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Evidence to Policy

How Brexit impacts families in the UK

Professor Jane Falkingham OBE
Professor Jane Falkingham OBE

Relative to the British-born population, the percentage of EU-nationals in the total UK population is low. Nevertheless, there are significant numbers of Europe-born individuals living within bi-national partnerships with or without dependent children. The outcome of the referendum and the outcome of current policy discussions about the future of EU nationals in the UK could have significant implications not only for skilled workers currently living and working in the UK, but also for the future status of partners and children in bi-national partnerships.

How common are bi-national partnerships in the UK? To answer this question, we analysed data from the 2011 census in England and Wales. Overall, we compiled data from 2 million individuals.

The majority of the population of England and Wales (more than 86 per cent) were born in the UK, with a small minority (4.3 per cent of men and about 4.7 per cent of women) born in other EU countries. This equates to 2,509,900 individuals born elsewhere in the EU who were living in England & Wales in 2011. Among those who report being legally married or partnered, 56 per cent are nationals of the so-called old EU (member states before 2004) and only 15 per cent are nationals of so-called new EU countries (2004 and 2007 Accession countries ).

'Family' by Kat Grigg
'Family' by Kat Grigg CC BY 2.0

In terms of bi-national partnerships, a slightly lower proportion of Old-EU men (50 per cent) compared to Old-EU women (60 per cent) were partnered with a British-born individual. Only 10 per cent of New-EU men and 19 per cent of New-EU women were partnered with a British-born individual, which may partly reflect that nationals from New-EU countries have had a shorter period of time in the UK during which to form a partnership.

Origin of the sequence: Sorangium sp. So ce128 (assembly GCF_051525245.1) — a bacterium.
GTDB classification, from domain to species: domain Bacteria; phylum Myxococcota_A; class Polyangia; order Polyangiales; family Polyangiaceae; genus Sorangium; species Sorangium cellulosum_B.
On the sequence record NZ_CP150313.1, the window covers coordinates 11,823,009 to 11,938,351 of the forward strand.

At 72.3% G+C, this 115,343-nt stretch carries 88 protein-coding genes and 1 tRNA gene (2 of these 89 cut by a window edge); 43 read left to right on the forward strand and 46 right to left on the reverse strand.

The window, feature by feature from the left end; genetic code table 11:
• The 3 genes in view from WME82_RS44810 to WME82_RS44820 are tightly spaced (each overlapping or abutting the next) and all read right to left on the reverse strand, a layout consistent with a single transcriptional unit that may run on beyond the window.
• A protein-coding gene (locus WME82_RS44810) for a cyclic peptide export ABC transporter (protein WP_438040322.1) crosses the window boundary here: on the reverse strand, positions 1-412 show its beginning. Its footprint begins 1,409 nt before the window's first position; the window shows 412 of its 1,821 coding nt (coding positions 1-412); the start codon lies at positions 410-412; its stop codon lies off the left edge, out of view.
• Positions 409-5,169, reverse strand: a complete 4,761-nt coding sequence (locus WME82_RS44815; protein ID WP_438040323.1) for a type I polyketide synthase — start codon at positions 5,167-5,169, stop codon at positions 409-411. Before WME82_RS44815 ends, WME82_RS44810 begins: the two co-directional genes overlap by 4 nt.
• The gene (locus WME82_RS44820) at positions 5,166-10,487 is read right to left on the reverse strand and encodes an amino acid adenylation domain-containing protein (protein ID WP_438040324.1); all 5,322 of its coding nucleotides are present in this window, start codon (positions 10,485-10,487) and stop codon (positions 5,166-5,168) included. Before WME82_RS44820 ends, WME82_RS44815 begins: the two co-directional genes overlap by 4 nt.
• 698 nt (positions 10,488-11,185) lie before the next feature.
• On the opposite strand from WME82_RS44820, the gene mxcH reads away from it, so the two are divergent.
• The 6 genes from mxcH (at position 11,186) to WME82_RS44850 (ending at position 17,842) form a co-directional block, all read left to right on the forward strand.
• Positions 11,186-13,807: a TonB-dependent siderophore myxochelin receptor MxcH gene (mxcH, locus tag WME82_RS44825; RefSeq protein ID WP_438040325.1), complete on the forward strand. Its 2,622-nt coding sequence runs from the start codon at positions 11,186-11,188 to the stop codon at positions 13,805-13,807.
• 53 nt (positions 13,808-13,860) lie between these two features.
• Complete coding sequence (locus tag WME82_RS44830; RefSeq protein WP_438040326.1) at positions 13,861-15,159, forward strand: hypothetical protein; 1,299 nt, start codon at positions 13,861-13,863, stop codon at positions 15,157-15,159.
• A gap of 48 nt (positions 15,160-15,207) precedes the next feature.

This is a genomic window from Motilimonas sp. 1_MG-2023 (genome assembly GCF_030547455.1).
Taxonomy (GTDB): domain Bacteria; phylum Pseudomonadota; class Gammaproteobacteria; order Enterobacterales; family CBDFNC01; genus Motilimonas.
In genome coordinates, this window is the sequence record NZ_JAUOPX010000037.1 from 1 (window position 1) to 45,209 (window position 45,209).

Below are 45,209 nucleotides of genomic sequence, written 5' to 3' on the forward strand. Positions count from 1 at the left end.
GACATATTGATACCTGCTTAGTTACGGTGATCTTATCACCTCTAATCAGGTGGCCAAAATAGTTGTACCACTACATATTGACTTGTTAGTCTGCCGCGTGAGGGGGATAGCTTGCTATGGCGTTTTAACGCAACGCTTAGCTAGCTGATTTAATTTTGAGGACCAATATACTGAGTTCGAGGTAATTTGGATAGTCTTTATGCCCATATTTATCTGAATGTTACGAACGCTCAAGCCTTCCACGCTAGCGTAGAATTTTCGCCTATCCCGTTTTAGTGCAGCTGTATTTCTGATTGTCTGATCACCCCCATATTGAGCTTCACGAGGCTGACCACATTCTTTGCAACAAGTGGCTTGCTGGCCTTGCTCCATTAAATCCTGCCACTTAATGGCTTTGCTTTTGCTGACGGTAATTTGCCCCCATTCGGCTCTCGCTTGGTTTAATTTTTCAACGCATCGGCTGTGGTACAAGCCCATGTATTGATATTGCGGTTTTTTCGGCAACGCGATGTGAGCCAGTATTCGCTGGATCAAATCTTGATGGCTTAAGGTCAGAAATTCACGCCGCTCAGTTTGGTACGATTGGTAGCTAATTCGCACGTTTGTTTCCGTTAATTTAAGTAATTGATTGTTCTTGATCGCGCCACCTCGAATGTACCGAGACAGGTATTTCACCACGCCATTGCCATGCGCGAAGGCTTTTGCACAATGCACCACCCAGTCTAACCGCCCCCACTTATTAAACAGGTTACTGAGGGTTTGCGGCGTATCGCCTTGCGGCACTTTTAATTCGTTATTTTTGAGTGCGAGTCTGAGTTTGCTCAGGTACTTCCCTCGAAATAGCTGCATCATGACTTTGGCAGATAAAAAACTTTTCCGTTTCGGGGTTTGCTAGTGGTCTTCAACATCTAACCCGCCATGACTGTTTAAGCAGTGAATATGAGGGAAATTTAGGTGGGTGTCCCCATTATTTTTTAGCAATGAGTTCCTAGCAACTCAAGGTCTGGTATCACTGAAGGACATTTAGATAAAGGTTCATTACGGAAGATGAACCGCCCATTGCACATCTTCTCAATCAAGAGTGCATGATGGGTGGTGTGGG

Many of the bi-national couples in the UK have gone on to have children. Half of all couples composed of UK and Old-EU individuals (just under 19,000 couples); couples where both partners are nationals of “Old-EU” countries (about 4,500 couples); and those where both partners are nationals of “New-EU” countries (just over 20,000 couples), have at least one dependent child (aged between 0-18 years).

Bi-national partnerships, where individuals in a couple report different nationalities, are often created because ‘love is … a key factor in migration decisions’ ( Van Mol et al, 2015 ). Such partnerships have frequently been used as an indicator of social integration ( Qian and Lichter, 2007 ), and form an intrinsic part of intra-European migration (Van Mol et al, 2015). Within the British context, policy interest in bi-national partnerships as a result of the vote to leave the European Union extends beyond couples where one partner was born in the UK but the other was not, to capture also couples where both partners were born outside the UK.

The current policy debate is revisiting the principles of free labour movement within the European Union, which can have significant implications for the rights and responsibilities of European nationals in the UK. Such implications can be even greater in cases where bi-national partnerships have produced children, in a number of ways.

First, the eligibility of non-UK partners to stay in the UK might be changed, which could directly impact the ability of partners to stay together in Britain. Secondly, non-UK partners might also be affected in terms of their ability to maintain economic activity in the UK, thereby impacting on the socio-economic position of the family. Thirdly, the nationality and citizenship status of the children of bi-national couples might become uncertain, affecting such children both in terms of their identity and from the perspective of their socio-economic status in the UK, which is directly related to the status of their parents.

Professor Jane Falkingham OBE

Professor Maria Evandrou

Dr Zhixin Feng

Dr Athina Vlachantoni

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